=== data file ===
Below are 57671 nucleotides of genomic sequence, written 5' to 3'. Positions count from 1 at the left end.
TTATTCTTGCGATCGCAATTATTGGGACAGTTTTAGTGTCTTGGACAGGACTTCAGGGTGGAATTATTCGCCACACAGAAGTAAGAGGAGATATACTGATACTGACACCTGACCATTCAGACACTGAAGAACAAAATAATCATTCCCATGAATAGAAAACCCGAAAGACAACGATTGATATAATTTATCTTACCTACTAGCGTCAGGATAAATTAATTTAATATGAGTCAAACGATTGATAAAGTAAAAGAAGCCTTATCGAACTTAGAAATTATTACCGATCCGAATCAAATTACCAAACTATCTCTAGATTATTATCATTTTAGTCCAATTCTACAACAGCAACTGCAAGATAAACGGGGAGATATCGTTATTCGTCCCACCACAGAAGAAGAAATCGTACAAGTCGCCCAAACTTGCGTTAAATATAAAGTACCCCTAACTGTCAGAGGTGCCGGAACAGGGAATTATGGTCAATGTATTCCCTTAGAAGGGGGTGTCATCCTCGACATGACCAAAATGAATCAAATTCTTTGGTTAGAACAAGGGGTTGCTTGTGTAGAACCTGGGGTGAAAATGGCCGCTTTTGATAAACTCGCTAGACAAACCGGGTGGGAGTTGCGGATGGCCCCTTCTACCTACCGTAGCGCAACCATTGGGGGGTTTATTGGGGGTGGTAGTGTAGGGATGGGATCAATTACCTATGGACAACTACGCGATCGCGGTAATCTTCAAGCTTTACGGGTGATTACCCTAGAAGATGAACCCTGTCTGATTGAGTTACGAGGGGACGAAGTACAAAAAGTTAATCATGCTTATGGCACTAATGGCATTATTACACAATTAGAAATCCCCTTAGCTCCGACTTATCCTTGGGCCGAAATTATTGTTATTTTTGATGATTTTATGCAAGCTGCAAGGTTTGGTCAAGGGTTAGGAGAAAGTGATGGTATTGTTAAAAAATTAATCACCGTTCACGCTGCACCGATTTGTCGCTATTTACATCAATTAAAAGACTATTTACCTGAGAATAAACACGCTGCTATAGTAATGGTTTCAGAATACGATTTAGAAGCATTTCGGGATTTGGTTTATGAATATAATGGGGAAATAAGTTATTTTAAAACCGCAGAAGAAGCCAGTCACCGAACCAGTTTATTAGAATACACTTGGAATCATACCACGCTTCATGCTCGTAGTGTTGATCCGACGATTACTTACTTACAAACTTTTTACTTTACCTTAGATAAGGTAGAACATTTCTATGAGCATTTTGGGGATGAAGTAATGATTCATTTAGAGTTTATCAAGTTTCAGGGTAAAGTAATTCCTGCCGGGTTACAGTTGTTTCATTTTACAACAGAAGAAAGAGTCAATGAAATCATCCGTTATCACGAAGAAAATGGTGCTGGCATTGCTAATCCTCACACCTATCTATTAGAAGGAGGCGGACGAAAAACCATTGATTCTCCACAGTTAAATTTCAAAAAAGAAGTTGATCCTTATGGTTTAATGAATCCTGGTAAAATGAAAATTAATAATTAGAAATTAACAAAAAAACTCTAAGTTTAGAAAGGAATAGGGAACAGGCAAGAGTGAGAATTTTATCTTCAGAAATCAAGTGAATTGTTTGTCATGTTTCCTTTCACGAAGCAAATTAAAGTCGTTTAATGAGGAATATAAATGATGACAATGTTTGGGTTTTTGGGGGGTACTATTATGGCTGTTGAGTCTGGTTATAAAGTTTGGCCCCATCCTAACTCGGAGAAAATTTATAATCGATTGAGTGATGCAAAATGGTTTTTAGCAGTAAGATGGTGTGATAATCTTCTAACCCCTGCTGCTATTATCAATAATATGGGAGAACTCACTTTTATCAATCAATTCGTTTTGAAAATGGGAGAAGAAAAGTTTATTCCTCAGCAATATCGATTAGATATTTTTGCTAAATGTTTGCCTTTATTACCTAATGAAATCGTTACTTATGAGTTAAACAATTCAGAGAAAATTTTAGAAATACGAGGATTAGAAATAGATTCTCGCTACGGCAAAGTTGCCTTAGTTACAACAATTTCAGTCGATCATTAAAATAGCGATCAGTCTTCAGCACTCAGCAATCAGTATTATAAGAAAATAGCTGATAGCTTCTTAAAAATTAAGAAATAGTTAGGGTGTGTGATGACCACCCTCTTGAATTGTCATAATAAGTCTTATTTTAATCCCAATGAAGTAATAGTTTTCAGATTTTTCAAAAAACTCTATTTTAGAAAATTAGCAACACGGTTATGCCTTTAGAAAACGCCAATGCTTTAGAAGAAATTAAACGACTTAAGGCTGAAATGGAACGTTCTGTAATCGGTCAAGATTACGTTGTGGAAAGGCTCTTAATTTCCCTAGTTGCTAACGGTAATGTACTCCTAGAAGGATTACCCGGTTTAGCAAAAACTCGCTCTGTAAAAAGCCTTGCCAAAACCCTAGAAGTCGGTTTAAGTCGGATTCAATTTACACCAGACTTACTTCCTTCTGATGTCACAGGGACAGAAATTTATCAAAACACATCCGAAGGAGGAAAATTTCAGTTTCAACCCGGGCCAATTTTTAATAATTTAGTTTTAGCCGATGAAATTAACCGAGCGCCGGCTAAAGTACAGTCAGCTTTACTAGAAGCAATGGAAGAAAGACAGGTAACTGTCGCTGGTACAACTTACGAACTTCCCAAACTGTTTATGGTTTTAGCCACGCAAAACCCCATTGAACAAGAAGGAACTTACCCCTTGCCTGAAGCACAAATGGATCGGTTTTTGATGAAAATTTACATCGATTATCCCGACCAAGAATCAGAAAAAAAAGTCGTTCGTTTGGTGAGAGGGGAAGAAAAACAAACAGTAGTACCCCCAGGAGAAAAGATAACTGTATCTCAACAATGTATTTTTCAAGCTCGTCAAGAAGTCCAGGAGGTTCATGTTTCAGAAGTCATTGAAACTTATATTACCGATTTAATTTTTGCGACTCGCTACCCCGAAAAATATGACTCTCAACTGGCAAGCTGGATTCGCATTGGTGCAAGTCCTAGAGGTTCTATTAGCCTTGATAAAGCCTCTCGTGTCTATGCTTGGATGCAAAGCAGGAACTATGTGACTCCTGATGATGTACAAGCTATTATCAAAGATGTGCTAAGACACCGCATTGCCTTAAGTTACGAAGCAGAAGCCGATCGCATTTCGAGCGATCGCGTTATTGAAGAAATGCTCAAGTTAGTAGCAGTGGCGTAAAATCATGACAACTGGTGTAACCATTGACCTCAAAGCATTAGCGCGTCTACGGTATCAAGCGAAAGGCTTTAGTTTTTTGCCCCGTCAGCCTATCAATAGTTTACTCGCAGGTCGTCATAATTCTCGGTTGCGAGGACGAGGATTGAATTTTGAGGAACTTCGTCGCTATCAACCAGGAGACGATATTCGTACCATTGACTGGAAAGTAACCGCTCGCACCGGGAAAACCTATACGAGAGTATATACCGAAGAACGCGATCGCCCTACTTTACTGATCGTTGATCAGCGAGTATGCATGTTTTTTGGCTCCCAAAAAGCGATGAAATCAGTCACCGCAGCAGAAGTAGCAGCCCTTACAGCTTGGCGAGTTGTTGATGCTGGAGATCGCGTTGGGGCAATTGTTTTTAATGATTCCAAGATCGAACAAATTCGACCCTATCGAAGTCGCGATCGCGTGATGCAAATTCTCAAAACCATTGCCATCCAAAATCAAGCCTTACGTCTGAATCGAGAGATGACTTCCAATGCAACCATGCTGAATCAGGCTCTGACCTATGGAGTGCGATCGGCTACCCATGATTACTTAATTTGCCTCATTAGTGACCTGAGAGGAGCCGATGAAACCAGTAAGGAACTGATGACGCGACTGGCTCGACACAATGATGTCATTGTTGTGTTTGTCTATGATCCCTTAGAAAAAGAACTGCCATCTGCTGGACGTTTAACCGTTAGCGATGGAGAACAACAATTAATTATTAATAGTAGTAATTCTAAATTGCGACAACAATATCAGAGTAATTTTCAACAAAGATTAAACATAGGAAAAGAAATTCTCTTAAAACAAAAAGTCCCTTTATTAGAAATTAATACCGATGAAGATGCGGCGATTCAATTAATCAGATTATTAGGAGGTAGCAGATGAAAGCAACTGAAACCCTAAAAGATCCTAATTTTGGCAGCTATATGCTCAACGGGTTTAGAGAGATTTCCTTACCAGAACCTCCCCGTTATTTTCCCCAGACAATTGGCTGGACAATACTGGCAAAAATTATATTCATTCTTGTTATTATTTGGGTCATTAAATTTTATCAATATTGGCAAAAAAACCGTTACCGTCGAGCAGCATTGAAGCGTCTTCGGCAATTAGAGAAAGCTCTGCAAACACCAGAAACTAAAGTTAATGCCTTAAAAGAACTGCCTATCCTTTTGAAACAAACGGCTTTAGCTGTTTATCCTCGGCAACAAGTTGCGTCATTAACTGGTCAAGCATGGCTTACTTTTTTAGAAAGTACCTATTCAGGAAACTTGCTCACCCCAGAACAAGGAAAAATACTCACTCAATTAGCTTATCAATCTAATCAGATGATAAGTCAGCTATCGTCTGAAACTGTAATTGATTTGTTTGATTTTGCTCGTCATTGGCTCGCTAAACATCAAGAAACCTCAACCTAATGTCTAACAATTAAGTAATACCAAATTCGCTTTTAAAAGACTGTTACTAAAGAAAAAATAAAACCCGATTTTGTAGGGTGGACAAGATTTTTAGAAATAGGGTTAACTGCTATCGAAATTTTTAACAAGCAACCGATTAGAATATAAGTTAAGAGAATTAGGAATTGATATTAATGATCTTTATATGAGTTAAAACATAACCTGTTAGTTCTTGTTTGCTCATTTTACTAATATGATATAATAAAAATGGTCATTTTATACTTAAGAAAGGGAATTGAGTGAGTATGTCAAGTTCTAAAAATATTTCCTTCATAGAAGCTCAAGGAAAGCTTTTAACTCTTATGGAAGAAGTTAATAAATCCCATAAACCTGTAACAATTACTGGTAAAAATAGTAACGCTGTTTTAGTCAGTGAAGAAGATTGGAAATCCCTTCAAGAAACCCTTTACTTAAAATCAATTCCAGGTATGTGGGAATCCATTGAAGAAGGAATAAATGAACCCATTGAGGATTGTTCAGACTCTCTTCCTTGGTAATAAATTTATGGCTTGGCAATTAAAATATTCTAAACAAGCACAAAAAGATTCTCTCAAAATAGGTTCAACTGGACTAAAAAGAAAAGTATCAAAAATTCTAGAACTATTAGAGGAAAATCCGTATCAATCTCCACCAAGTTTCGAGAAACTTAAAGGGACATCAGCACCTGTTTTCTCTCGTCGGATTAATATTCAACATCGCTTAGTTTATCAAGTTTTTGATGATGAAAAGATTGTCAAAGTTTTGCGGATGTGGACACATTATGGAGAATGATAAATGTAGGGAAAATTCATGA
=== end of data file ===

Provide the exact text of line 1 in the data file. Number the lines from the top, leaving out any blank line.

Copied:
Below are 57671 nucleotides of genomic sequence, written 5' to 3'. Positions count from 1 at the left end.